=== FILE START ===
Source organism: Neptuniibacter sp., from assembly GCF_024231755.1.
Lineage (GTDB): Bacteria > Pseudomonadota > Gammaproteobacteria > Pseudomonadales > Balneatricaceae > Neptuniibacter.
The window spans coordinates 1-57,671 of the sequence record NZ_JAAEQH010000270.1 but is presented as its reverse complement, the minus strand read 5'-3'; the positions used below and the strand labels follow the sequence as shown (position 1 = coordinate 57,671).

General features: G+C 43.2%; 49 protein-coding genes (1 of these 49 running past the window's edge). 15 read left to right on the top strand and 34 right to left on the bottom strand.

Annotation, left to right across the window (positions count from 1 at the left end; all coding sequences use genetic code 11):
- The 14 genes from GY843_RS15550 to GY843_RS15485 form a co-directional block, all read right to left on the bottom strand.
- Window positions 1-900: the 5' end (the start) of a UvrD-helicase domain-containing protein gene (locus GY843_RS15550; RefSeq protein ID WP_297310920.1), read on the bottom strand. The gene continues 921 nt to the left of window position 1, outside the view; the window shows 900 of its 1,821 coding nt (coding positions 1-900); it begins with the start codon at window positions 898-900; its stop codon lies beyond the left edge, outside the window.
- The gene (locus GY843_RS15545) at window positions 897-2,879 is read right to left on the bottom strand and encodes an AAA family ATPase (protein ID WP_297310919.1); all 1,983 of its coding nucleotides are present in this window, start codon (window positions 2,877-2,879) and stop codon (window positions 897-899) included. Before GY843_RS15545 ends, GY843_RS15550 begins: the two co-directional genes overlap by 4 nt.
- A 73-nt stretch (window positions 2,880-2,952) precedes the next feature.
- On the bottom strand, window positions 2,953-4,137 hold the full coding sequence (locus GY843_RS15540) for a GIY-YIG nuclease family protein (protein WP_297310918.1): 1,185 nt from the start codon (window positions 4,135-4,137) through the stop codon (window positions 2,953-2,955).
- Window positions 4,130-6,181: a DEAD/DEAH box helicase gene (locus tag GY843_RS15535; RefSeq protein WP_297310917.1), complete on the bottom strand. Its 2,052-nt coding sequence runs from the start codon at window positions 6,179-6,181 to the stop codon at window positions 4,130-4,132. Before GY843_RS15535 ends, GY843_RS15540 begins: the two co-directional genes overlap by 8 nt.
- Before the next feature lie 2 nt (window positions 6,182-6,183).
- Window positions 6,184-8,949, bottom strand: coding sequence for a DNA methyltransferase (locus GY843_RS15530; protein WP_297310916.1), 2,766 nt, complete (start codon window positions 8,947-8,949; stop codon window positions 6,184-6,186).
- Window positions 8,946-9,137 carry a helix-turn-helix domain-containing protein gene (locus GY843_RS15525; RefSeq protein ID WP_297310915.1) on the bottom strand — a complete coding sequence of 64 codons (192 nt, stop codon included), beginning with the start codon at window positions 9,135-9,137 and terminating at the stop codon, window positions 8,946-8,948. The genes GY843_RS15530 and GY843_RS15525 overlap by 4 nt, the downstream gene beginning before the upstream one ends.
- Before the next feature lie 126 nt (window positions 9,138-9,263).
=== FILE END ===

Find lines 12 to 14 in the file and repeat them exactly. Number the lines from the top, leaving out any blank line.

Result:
- Before the next feature lie 2 nt (window positions 6,182-6,183).
- Window positions 6,184-8,949, bottom strand: coding sequence for a DNA methyltransferase (locus GY843_RS15530; protein WP_297310916.1), 2,766 nt, complete (start codon window positions 8,947-8,949; stop codon window positions 6,184-6,186).
- Window positions 8,946-9,137 carry a helix-turn-helix domain-containing protein gene (locus GY843_RS15525; RefSeq protein ID WP_297310915.1) on the bottom strand — a complete coding sequence of 64 codons (192 nt, stop codon included), beginning with the start codon at window positions 9,135-9,137 and terminating at the stop codon, window positions 8,946-8,948. The genes GY843_RS15530 and GY843_RS15525 overlap by 4 nt, the downstream gene beginning before the upstream one ends.